provigil uk buy online phenergan dosage in pediatrics trazodone desyrel sleep desyrel side effects weight
September 6th, 2012 ~ by admin

Intel vs. The World – The Infamous ‘338 Patent

A Brief History

Long before the mess of Apple vs. Samsung (and seemingly everyone else), there was another famous company, with a patent in hand, that it seemed everyone was violating.  The issue of Intellectual Property (IP), and its associated patents has long been an issue in the technology business, and certainly in the business of CPU’s.  There are many many functions inside a CPU, different structures for handling instructions, memory access, cache algorithms, branch prediction etc.  All of these are unique, intellectual property.  It doesn’t matter if you implement them with a slightly different transistor structure, as long as the end product is relatively the same, there is the risk of violating a patent.  Patents are tricky things, and litigating them can be very risky.  You must balance the desire to keep competition from violating your IP, but at the same time minimize the risk that your patent is declared invalid.  This is why most cases end up in an out of court settlement, usually via arbitration.  Actual patent jury trials are fairly rare, as they are very expensive and very risky to all parties involved

Infringing?

In the early days (1970’s and early 1980’s) there was routine and widespread cross licensing in the industry.  Many companies didn’t have the fab capacity to reliably meet demand (IBM wouldn’t purchase a device unless it was made by at least 2 companies for this very reason) so they would contract with other manufacturers to make their design.  Having other companies manufacture your design, or compatible parts, also increased the market share of your architecture (8086, 68k etc).  For years AMD made and licensed most everything Intel made, AMD also licensed various peripheral chips to Intel (notably the 9511/2 FPU).  As the market grew larger, the competition increased, Intel (and others) began to have enough reliable fab capacity to safely single source devices.  Meanwhile other companies continued to make compatible products, based on previous licensing.  AMD notably made x86 CPU’s that ate into Intel’s market share. In the 1970’s Intel had cross license agreements with AMD, IBM, National, Texas Instruments, Mostek, Siemens, NEC and many others.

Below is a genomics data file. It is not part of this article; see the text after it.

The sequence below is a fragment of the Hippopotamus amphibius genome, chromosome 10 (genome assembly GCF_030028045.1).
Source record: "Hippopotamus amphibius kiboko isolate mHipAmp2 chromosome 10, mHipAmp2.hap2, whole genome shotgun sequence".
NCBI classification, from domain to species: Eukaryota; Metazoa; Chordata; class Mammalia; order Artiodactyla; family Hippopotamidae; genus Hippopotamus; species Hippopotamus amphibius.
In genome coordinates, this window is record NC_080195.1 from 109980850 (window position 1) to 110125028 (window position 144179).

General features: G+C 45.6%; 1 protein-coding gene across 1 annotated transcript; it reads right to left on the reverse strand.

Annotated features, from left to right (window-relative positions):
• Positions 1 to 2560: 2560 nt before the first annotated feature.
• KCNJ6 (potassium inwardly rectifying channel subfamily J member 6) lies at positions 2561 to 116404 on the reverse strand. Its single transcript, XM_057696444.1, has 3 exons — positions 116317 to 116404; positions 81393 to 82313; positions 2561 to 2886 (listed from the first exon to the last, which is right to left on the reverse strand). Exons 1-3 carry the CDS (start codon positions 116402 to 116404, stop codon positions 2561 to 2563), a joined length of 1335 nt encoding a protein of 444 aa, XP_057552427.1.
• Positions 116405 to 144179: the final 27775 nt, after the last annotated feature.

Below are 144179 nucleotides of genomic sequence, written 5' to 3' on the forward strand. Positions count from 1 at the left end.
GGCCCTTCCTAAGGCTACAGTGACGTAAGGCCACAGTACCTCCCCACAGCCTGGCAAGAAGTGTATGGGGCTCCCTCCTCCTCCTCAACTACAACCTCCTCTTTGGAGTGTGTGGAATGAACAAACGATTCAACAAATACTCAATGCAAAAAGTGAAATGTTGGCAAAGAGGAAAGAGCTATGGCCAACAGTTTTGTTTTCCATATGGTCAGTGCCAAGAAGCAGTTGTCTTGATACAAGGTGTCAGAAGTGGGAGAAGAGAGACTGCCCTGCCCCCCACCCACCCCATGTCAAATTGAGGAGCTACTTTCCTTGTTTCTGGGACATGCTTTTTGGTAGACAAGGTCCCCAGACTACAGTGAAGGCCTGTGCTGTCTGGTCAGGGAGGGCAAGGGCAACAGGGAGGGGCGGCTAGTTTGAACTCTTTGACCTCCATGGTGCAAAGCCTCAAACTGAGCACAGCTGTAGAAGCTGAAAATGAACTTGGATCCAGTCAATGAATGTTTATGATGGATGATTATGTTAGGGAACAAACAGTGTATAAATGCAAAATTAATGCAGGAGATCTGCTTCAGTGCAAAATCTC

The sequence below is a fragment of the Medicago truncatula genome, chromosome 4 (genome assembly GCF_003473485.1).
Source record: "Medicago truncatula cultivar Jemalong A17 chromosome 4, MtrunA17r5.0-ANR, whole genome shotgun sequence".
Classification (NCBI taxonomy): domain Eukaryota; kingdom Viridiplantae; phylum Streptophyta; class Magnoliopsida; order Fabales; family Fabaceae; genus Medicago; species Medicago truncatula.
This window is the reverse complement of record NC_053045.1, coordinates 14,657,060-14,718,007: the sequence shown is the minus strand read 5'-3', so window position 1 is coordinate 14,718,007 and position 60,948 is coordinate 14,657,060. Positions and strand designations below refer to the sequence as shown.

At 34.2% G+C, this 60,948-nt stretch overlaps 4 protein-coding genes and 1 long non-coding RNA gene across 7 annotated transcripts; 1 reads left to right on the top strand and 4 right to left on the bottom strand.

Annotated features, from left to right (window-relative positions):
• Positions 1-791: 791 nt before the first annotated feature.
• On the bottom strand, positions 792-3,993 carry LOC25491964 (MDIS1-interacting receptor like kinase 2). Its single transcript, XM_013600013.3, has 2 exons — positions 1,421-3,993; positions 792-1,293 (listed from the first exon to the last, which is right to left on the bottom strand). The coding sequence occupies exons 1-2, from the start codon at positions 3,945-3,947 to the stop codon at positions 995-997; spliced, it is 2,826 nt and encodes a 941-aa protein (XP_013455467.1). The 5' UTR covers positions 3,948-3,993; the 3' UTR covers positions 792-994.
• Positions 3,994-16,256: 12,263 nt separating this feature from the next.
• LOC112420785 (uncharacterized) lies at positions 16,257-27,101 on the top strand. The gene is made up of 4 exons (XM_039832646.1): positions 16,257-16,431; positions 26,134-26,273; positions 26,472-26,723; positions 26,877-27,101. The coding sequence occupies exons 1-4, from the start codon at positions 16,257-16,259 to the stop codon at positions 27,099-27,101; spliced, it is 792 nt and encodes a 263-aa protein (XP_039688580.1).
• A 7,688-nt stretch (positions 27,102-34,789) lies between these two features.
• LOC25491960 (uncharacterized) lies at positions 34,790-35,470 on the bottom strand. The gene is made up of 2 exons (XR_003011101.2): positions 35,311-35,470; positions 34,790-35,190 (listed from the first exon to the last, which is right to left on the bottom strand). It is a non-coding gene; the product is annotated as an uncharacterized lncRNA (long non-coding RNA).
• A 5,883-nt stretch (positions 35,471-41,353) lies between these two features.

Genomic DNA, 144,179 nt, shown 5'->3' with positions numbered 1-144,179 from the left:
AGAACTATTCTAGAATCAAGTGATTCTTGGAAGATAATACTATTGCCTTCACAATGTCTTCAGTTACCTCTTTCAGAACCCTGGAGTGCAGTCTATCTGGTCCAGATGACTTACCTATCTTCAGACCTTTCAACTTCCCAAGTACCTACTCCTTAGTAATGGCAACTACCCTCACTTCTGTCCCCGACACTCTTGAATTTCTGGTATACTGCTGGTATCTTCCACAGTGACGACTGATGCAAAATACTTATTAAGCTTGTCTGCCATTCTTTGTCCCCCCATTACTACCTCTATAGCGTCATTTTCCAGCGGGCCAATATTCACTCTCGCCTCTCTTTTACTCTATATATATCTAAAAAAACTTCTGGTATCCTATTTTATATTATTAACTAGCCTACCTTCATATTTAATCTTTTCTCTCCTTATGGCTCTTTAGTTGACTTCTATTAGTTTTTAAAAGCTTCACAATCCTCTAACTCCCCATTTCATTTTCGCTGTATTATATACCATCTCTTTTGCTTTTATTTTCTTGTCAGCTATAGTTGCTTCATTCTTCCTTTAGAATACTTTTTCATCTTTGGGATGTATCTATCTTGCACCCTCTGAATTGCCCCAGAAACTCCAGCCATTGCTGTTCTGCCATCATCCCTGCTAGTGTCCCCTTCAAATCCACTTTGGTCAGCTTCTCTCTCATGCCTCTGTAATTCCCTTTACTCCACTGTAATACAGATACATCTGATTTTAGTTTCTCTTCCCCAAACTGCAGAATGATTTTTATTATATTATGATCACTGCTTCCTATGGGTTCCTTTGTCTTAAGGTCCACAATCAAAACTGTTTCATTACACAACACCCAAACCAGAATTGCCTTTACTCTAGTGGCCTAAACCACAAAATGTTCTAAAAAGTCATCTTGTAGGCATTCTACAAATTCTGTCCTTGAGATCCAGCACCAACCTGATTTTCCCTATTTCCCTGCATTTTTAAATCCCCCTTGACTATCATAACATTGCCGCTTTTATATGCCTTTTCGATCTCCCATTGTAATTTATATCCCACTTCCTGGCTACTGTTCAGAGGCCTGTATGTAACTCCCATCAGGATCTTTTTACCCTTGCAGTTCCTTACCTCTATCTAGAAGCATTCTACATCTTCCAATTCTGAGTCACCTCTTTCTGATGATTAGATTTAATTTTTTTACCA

Read More »

Posted in:
Research